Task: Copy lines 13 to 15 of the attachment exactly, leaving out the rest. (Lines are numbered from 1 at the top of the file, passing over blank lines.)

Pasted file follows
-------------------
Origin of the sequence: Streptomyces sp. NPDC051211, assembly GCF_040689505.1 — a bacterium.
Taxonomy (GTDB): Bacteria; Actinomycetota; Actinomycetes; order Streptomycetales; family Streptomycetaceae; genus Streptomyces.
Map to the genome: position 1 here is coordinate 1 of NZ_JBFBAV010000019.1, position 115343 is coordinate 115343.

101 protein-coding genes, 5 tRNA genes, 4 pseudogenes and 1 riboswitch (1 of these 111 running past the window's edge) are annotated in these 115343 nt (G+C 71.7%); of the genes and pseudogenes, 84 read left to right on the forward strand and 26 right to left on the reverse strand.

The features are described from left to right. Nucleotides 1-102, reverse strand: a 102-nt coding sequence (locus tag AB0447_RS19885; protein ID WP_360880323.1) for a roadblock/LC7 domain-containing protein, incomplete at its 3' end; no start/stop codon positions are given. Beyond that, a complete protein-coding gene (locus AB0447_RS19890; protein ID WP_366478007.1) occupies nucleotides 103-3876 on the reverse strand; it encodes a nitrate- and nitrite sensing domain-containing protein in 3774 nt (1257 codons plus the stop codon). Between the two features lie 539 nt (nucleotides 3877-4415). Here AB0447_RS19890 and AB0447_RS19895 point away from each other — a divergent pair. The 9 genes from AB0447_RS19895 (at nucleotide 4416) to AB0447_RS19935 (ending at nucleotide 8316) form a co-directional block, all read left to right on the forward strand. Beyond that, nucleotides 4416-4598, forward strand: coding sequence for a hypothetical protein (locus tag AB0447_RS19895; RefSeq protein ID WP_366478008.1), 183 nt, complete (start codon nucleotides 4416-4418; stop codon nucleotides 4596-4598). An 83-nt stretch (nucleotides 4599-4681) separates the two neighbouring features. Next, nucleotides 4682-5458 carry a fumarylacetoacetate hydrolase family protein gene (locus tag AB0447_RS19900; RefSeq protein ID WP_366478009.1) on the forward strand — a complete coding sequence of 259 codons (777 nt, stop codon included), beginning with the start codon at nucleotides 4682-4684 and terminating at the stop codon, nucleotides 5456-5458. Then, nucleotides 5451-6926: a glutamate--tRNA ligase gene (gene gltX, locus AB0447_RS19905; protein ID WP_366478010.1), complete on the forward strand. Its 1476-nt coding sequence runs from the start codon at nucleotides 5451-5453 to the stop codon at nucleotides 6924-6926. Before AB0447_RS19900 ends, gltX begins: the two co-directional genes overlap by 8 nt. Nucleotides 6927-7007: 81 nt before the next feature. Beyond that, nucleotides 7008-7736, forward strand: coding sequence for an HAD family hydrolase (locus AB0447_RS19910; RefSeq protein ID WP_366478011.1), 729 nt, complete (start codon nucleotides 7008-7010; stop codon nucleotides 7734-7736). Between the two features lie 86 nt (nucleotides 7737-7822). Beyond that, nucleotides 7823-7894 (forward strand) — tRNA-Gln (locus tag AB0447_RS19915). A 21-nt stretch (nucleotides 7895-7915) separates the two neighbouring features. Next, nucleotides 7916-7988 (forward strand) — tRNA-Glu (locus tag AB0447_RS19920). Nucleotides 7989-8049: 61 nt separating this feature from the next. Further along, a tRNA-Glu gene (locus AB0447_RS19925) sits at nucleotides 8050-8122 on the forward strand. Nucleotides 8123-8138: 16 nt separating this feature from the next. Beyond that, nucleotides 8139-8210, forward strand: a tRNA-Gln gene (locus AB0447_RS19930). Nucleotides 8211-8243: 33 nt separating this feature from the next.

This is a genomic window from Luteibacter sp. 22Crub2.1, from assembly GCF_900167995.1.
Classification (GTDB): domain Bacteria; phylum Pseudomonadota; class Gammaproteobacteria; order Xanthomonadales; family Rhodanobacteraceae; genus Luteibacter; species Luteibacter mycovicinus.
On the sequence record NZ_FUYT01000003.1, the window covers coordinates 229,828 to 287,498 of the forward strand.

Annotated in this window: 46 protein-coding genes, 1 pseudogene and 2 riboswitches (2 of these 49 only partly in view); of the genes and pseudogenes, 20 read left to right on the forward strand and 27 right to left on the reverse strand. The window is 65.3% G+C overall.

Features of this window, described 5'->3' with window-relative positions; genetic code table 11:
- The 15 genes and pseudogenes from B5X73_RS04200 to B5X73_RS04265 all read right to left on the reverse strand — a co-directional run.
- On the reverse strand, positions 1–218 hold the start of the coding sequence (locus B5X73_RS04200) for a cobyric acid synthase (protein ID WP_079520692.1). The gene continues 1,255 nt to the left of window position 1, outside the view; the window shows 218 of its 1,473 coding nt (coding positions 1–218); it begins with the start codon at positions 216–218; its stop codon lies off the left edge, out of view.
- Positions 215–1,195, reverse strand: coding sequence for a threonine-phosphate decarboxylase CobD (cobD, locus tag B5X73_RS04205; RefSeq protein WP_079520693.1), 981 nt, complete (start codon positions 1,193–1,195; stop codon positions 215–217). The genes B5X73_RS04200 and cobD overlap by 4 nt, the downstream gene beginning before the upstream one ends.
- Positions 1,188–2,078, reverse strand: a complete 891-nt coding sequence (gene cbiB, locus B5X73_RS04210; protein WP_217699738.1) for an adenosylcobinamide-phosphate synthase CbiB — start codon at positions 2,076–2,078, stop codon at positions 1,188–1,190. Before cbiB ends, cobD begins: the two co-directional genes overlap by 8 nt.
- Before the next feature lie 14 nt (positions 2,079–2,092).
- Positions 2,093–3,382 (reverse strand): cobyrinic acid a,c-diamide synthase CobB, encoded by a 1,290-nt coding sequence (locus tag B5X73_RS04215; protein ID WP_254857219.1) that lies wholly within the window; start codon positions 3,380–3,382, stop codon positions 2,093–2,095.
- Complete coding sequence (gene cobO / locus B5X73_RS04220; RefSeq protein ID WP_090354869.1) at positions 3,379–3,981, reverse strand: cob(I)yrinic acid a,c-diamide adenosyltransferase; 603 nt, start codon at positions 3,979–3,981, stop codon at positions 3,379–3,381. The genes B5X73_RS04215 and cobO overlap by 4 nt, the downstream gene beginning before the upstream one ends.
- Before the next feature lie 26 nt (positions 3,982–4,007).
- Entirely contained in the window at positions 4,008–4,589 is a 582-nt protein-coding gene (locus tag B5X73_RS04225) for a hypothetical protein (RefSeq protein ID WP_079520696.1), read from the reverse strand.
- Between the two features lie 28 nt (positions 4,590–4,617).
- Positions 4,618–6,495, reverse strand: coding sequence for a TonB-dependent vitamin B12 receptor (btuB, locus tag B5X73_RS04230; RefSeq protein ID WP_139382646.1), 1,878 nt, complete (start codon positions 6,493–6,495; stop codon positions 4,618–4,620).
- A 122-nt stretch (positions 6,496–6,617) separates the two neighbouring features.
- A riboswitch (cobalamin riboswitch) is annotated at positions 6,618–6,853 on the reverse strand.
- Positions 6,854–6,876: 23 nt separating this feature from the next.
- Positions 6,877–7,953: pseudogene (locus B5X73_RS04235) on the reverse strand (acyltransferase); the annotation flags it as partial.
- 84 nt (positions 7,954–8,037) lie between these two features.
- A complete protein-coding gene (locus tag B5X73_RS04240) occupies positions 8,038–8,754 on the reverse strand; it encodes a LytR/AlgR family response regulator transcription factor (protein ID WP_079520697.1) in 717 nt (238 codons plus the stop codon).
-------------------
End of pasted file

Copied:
- Positions 215–1,195, reverse strand: coding sequence for a threonine-phosphate decarboxylase CobD (cobD, locus tag B5X73_RS04205; RefSeq protein WP_079520693.1), 981 nt, complete (start codon positions 1,193–1,195; stop codon positions 215–217). The genes B5X73_RS04200 and cobD overlap by 4 nt, the downstream gene beginning before the upstream one ends.
- Positions 1,188–2,078, reverse strand: a complete 891-nt coding sequence (gene cbiB, locus B5X73_RS04210; protein WP_217699738.1) for an adenosylcobinamide-phosphate synthase CbiB — start codon at positions 2,076–2,078, stop codon at positions 1,188–1,190. Before cbiB ends, cobD begins: the two co-directional genes overlap by 8 nt.
- Before the next feature lie 14 nt (positions 2,079–2,092).